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No. 85 - Cloud ecosystem and platforms competition

DigiWorld Economic Journal - C&S - 31/03/2012 No. 85 - Cloud ecosystem and platforms competition

1st quarter 2012

Cloud computing is substantially changing the way computing is performed. Indeed, it allows for on demand self-services, resources pooling to serve multiple users using multi-tenant models, elastic provision of capacity, better control and use of resources through measured services. Content in the cloud is opening the way for a vast array of content and innovative applications. However, the benefits of cloud computing, come along with additional challenges in the area of privacy, security, consumer protection, … The papers selected for this special issue develop various thoughts on these issues. They provide original analysis of the platforms competition, and flexible and adaptable approach on the policy side as well as innovative technical and market solutions. With an exclusive interview with Mrs Anne BOUVEROT, Director General GSMA

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Cloud ecosystem and platforms competition

Jacques CREMER, Yves GASSOT, Bruno LANVIN & Lorenzo Maria PUPILLO


By the Editors


Competition, Neutrality and Diversity in the Cloud

Andrea RENDA

Competition in the Cloud:
Unleashing Investment and Innovation within and Across Platforms
Annabelle GAWER & Tim COWEN

The Gathering Storm: Analyzing the Cloud Computing Ecosystem
and Implications for Public Policy

Kenji E. KUSHIDA, Jonathan MURRAY & John ZYSMAN
Evolving Cloud Ecosystems: Risk, Competition and Regulation
Migration to the Cloud Ecosystem:
Ushering in a New Generation of Platform Competition


Private Clouds with No Silver Lining:
Legal Risk in Private Cloud Services



, Director General GSMA
Conducted by Yves GASSOT

Other Papers

The Price of Copper and the Transition to Fibre
Martin CAVE, Antoine FOURNIER & Natalia SHUTOVA

The Cost of Nationwide Fibre Access in Germany
Stephan JAY, Karl-Heinz NEUMANN & Thomas PLÜCKEBAUM


Firms and Markets

The ICT Landscape in BRICS Countries: China
Jean-Paul SIMON

Technical Innovations

Technical Architecture and Advantages of Cloud Gaming

Book Review

Marie CARPENTER, La bataille des télécoms - Vers une France numérique
By Jean-Pierre COUSTEL

Nico CARPENTIER, Media and Participation. A site of ideological - democratic struggle

Caroline COLIN, Droit d'utilisation des oeuvres
By Isabelle POTTIER


Cloud ecosystem and platforms competition

Competition, Neutrality and Diversity in the Cloud
Andrea RENDA

Key words: cloud computing, electronic communications, neutrality, security, data protection, competition, business models.

The emergence of cloud computing is promising enormous benefits for small businesses, due to the dramatic reduction in IT costs caused by the service-oriented architecture. At the same time, the transition to a cloud ecosystem is more controversial for individual end users, as emerging business models can potentially affect both competition within and across layers, and the end-to-end nature of the Internet. The paper argues that policymakers should work on several fronts, including privacy, security and competition policy, before the transition to the cloud ecosystem can be seen as really conducive to a desirable outcomes for end users. Work in the direction of the inter-cloud architecture and a European partnership for cloud computing should thus be oriented towards an open, competitive environment, compatible with different levels of quality of service, and such that end users can still access a robust, best-effort Internet infrastructure, along with managed services with guaranteed QoS.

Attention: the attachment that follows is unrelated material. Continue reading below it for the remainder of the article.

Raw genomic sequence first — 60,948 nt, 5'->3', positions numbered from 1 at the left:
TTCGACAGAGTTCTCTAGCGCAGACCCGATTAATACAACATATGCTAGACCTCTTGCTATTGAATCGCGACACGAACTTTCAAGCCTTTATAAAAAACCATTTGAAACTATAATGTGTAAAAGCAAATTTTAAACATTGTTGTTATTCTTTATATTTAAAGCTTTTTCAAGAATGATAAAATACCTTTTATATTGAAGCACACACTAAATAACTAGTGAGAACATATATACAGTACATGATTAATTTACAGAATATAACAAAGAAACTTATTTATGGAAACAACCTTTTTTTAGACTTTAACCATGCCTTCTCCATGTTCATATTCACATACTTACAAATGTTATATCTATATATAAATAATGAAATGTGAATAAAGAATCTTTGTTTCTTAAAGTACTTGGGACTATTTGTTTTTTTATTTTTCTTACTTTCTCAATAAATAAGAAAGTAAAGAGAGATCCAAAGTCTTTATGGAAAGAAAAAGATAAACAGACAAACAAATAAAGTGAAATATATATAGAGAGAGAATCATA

Competition in the Cloud:
Unleashing Investment and Innovation within and Across Platforms
Annabelle GAWER & Tim COWEN
Key words: platforms, double-sided markets, innovation, incentives, cloud, competition law, ecosystem, telecom, market performance, market structure, regulation, technologies.

Innovation in the cloud is challenging Europe's telecoms industry and its regulatory system. The shift from 'desktop to data centre' and the provision of computing in the form of a service means that cloud offerings are increasingly dependent on the quality of the underlying communications infrastructure. Critical parts of the infrastructure are regulated, and the role that regulation plays may limit services innovation and in turn may  mean that communications infrastructure could become the 'weakest link' in a cloud offering. This article presents an argument that draws on law, economics, and business platforms strategy to expose the incentives and impediments to innovation in cloud computing. It assesses how European policy goals, the Lisbon Treaty and regulatory action interact, and proposes a change in the EU regulatory regime to reflect a duty to promote innovation as a stated goal. This change would encourage new business models to emerge, allowing the incumbent EU telecom network providers the opportunity to contribute to innovation in the cloud. Such innovation would help spur investment and wider competition across platforms which would help realise Europe's objective to drive growth and competitiveness.